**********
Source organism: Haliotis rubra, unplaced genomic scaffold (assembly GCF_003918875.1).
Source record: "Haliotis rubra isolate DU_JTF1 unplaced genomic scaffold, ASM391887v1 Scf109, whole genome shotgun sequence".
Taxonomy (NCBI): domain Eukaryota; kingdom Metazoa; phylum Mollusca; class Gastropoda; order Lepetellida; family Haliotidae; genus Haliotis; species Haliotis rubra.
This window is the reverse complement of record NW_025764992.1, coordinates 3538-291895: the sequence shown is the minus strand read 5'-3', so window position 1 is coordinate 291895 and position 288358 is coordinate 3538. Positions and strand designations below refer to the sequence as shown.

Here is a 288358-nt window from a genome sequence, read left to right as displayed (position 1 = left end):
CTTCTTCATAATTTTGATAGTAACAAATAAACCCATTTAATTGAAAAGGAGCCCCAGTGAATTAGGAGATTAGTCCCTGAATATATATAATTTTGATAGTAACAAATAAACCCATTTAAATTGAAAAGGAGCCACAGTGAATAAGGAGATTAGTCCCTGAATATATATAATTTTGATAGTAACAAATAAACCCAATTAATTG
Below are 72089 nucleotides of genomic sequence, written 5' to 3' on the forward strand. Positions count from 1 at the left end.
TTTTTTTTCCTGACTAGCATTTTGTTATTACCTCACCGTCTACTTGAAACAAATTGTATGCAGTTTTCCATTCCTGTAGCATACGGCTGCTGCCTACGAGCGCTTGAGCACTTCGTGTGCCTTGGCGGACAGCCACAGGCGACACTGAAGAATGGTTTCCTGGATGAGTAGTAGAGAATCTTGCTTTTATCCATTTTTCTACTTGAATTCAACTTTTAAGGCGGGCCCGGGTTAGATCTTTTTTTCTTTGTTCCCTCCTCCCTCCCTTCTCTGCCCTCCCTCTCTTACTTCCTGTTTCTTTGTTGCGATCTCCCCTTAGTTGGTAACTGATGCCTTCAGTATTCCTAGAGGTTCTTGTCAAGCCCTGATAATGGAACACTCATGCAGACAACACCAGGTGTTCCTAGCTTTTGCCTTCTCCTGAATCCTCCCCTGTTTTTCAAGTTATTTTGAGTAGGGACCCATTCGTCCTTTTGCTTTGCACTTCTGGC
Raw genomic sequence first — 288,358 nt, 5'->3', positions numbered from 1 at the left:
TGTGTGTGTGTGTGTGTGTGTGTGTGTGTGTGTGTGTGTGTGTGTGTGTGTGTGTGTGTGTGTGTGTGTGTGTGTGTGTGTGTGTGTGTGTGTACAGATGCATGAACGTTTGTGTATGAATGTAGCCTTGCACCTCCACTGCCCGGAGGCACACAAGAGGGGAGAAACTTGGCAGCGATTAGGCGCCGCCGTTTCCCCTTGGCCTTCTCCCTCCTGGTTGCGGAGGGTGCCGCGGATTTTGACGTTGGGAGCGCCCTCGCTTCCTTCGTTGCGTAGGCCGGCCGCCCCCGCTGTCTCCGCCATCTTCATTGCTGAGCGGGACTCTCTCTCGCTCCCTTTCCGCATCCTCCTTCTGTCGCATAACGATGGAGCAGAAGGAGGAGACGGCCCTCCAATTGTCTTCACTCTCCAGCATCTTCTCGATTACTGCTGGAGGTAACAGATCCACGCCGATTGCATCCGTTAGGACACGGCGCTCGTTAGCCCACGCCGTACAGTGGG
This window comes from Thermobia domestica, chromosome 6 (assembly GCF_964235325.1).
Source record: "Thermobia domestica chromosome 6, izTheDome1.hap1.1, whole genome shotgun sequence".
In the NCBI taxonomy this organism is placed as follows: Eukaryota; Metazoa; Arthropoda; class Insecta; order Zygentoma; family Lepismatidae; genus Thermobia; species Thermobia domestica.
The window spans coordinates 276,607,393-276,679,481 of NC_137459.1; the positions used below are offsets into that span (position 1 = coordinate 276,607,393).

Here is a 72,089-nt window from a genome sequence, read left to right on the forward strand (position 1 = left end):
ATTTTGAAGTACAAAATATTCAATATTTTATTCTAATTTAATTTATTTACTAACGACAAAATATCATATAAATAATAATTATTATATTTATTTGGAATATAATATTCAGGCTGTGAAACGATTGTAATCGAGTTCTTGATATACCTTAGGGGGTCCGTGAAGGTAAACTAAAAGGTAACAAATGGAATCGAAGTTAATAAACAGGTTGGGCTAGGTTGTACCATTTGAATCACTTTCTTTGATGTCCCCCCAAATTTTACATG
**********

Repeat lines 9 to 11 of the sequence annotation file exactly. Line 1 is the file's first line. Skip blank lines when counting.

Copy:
Raw genomic sequence first — 288,358 nt, 5'->3', positions numbered from 1 at the left:
TGTGTGTGTGTGTGTGTGTGTGTGTGTGTGTGTGTGTGTGTGTGTGTGTGTGTGTGTGTGTGTGTGTGTGTGTGTGTGTGTGTGTGTGTGTGTACAGATGCATGAACGTTTGTGTATGAATGTAGCCTTGCACCTCCACTGCCCGGAGGCACACAAGAGGGGAGAAACTTGGCAGCGATTAGGCGCCGCCGTTTCCCCTTGGCCTTCTCCCTCCTGGTTGCGGAGGGTGCCGCGGATTTTGACGTTGGGAGCGCCCTCGCTTCCTTCGTTGCGTAGGCCGGCCGCCCCCGCTGTCTCCGCCATCTTCATTGCTGAGCGGGACTCTCTCTCGCTCCCTTTCCGCATCCTCCTTCTGTCGCATAACGATGGAGCAGAAGGAGGAGACGGCCCTCCAATTGTCTTCACTCTCCAGCATCTTCTCGATTACTGCTGGAGGTAACAGATCCACGCCGATTGCATCCGTTAGGACACGGCGCTCGTTAGCCCACGCCGTACAGTGGG
This window comes from Thermobia domestica, chromosome 6 (assembly GCF_964235325.1).